San. Francisco will attempt to lower the minimum required voting age

How young is too young to vote?

Fox News reports that San Fransisco, California, may soon become the first major United States city to allow sixteen and seventeen-year-olds to vote. 

What’s going on?

When the people of San Francisco vote this November they will find on their ballots a proposition that, more or less, will ask them whether the minimum required voting age ought to be lowered to sixteen years.

If the proposition is passed, then sixteen and seventeen-year-olds will be allowed to vote in future elections. But, only in local elections.

The minimum required voting age for federal elections is eighteen, a figure mentioned in the Twenty-sixth Amendment to the Constitution.

At the 2016 elections, San Francisco made the same attempt at lowering the voting age. The measure failed to pass, but not by much.

The argument for

One group that is pushing this reduction in the minimum required voting age is Vote16SF. On the group’s website, they put forth four reasons why they believe sixteen-year-olds ought to be allowed to vote.

Their number one reason is that “Lowering the voting age can lead to a long-term increase in voter turnout, bringing more citizens in touch with their government and pushing the government to better serve its people.” In other words, the group wants to make voting a habit, and they believe this habit is more successfully instilled at sixteen than eighteen years of age.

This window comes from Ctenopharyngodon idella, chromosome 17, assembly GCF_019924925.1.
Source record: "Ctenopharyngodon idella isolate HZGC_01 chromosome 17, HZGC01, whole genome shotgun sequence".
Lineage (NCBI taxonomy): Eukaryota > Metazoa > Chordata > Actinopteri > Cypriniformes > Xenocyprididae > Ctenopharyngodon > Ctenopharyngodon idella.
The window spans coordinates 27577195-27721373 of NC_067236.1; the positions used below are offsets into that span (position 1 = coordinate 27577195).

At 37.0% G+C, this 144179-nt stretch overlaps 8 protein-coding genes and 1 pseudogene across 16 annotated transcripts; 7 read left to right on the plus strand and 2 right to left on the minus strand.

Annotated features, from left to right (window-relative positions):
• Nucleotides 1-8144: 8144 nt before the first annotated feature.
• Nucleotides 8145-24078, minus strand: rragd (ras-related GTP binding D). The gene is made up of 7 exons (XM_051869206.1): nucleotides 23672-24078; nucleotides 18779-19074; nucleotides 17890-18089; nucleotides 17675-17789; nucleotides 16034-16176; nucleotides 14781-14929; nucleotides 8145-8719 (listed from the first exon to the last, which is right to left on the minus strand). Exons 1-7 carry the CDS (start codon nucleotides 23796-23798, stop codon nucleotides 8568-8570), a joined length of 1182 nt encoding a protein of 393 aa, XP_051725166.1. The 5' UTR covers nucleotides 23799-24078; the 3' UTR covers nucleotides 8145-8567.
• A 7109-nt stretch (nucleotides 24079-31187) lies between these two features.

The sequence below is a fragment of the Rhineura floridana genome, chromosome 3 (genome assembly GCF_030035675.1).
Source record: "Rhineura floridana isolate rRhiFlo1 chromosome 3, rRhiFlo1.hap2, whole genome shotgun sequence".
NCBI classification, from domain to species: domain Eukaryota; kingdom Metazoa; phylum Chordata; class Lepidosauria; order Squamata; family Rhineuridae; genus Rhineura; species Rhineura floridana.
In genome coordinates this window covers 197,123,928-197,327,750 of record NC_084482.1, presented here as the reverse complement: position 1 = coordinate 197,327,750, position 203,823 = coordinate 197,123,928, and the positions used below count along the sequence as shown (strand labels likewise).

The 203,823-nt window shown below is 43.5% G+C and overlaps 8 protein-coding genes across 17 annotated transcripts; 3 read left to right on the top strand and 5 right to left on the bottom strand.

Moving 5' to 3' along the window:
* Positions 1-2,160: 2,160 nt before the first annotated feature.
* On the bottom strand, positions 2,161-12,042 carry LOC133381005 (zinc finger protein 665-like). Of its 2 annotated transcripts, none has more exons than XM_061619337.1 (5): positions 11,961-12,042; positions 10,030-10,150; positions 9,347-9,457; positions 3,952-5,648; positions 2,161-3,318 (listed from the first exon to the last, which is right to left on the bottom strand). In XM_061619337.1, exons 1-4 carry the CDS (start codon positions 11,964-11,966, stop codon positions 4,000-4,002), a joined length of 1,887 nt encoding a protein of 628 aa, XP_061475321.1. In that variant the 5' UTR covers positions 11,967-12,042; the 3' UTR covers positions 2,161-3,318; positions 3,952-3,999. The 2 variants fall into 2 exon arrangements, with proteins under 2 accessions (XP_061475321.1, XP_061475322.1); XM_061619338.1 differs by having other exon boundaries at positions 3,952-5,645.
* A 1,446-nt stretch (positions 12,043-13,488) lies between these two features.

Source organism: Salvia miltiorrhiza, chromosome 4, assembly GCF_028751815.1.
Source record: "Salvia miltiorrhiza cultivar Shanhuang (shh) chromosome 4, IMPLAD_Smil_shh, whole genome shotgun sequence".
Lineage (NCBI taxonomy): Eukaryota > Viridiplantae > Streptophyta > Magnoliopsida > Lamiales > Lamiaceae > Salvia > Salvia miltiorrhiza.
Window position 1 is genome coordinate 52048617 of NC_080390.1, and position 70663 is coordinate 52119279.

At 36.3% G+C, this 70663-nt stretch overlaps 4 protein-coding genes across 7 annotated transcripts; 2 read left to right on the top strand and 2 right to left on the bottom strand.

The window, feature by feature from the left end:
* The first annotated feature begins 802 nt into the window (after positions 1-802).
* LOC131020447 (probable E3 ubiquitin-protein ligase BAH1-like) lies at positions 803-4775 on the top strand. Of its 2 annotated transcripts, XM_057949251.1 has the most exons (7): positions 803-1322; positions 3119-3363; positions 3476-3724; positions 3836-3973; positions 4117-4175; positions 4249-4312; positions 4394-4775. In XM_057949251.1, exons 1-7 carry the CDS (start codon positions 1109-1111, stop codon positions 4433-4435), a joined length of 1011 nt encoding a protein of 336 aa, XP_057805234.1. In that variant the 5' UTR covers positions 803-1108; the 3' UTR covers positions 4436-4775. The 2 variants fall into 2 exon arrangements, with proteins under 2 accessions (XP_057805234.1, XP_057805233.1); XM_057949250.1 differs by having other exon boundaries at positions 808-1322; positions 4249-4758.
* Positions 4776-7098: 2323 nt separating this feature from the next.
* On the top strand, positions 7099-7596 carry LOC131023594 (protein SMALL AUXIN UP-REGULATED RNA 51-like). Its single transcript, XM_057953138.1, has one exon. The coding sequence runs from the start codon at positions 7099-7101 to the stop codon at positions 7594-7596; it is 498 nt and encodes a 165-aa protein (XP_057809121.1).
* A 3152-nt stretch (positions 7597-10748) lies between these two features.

The group’s other three reasons are that “sixteen- and 17-year olds are ready to vote,” that “sixteen- and 17-year-olds have a stake in the game, and elected officials must treat them as equal constituents,” and “lowering the voting age to 16 will strengthen civics education.”

The argument against

The main argument against lower the minimum required voting age is that young people lack the mental maturity to make a reasoned decision at the polls. Fox, for its report, quotes Nate Hochman, a senior from Colorado College.

“Sixteen-year-olds — they’re sophomores, juniors in high school like they’re deeply impressionable,” said Hochman. “They’re largely interested in learning what, you know, their friends are doing and appearing to be cool. And they’re not capable of making completely rational decisions about voting.”

On this issue, we would agree with Hochman, although we’d probably put it a little differently. Adherents believe that the measure will easily pass this time around. We’ll see.

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